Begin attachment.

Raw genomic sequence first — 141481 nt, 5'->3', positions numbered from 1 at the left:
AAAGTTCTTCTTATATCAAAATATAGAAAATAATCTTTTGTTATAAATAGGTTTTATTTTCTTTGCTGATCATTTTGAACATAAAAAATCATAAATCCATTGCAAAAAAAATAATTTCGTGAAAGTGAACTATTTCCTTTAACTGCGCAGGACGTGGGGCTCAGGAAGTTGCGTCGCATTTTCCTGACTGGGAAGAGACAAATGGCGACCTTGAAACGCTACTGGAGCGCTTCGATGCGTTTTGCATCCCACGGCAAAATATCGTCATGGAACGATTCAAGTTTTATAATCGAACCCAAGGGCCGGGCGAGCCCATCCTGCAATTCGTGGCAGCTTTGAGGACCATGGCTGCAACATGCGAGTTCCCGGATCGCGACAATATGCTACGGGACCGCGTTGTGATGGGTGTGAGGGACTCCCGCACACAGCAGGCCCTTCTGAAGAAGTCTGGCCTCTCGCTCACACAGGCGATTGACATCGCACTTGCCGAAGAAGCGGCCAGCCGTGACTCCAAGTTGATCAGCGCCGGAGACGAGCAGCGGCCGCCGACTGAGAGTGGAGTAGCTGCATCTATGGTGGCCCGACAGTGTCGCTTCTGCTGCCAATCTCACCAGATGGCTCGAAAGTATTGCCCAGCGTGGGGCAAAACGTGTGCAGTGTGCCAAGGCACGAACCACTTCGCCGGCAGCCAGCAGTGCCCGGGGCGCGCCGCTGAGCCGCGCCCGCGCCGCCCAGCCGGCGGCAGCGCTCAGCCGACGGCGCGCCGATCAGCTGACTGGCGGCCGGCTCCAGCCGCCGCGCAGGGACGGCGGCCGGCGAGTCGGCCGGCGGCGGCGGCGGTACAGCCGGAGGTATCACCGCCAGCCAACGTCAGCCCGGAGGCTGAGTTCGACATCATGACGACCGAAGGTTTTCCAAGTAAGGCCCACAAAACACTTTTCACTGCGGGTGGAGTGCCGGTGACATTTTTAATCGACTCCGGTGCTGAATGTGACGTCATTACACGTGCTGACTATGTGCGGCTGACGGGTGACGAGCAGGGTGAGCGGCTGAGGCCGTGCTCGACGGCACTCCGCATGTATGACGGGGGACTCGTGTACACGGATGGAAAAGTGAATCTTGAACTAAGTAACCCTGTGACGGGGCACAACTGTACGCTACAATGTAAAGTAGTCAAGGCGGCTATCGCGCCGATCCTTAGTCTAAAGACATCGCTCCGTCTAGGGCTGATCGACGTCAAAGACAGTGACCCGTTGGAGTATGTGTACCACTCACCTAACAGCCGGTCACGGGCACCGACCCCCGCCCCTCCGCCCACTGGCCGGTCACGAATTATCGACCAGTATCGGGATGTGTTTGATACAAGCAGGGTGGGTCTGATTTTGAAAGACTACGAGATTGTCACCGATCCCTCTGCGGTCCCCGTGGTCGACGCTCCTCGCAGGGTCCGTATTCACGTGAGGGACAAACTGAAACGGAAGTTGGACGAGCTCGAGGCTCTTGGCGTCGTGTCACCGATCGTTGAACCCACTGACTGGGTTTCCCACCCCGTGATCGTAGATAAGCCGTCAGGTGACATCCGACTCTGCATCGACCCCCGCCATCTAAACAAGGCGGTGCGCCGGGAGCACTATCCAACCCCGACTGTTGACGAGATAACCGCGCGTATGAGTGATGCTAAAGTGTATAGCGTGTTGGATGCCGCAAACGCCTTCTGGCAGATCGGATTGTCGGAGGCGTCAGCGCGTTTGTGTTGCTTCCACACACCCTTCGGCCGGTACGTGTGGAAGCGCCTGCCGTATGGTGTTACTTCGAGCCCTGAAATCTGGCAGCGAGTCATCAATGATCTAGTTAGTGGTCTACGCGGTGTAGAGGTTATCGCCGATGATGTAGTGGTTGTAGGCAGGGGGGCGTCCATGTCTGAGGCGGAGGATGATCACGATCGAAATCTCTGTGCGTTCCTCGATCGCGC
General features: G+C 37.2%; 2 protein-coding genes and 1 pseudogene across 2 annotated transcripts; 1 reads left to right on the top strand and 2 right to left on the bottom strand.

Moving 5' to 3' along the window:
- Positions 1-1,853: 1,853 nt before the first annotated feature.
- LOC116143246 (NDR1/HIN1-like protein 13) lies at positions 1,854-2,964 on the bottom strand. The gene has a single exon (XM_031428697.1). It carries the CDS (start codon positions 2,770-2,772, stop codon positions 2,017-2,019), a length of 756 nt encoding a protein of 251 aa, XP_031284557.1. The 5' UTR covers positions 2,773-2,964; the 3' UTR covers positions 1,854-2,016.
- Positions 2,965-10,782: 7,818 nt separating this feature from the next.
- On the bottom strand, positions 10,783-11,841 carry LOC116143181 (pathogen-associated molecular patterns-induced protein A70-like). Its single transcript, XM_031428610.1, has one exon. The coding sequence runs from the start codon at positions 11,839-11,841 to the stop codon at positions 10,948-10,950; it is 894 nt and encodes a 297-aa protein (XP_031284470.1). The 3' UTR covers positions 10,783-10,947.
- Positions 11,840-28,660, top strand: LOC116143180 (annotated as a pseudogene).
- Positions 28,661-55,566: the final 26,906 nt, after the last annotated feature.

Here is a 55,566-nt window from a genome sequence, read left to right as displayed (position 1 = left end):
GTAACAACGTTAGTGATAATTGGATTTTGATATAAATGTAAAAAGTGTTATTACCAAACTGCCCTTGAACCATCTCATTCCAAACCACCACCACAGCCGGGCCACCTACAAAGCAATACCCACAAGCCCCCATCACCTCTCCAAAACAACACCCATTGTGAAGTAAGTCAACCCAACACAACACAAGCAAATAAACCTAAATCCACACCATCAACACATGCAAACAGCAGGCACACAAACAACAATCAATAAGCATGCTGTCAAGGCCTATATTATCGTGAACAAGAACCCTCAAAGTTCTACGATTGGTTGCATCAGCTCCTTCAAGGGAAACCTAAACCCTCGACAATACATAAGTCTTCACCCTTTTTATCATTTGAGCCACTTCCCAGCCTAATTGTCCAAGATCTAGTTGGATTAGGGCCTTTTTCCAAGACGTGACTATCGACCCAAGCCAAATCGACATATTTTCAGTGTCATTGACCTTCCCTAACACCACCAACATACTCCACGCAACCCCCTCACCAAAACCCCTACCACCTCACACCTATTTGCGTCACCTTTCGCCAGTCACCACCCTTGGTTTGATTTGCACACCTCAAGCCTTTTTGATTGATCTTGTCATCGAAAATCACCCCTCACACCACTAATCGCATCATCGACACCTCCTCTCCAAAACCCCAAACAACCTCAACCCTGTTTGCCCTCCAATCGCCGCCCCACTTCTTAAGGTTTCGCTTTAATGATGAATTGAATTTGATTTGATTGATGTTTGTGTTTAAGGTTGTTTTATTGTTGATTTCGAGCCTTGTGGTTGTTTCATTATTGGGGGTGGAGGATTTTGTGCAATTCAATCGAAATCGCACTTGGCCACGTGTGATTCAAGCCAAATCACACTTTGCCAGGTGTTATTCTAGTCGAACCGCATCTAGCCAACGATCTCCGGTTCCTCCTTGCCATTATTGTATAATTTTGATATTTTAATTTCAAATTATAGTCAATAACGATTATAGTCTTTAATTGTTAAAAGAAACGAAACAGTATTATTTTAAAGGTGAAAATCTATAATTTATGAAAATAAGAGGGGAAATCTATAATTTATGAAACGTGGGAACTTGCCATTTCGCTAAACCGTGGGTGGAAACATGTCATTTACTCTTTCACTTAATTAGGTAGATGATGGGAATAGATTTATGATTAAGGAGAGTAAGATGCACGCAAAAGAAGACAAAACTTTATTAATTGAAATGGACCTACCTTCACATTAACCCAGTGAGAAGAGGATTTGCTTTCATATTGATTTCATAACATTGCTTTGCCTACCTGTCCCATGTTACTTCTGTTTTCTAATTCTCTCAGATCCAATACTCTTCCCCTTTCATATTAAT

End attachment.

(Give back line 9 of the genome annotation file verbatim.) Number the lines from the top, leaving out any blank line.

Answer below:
- Positions 11,840-28,660, top strand: LOC116143180 (annotated as a pseudogene).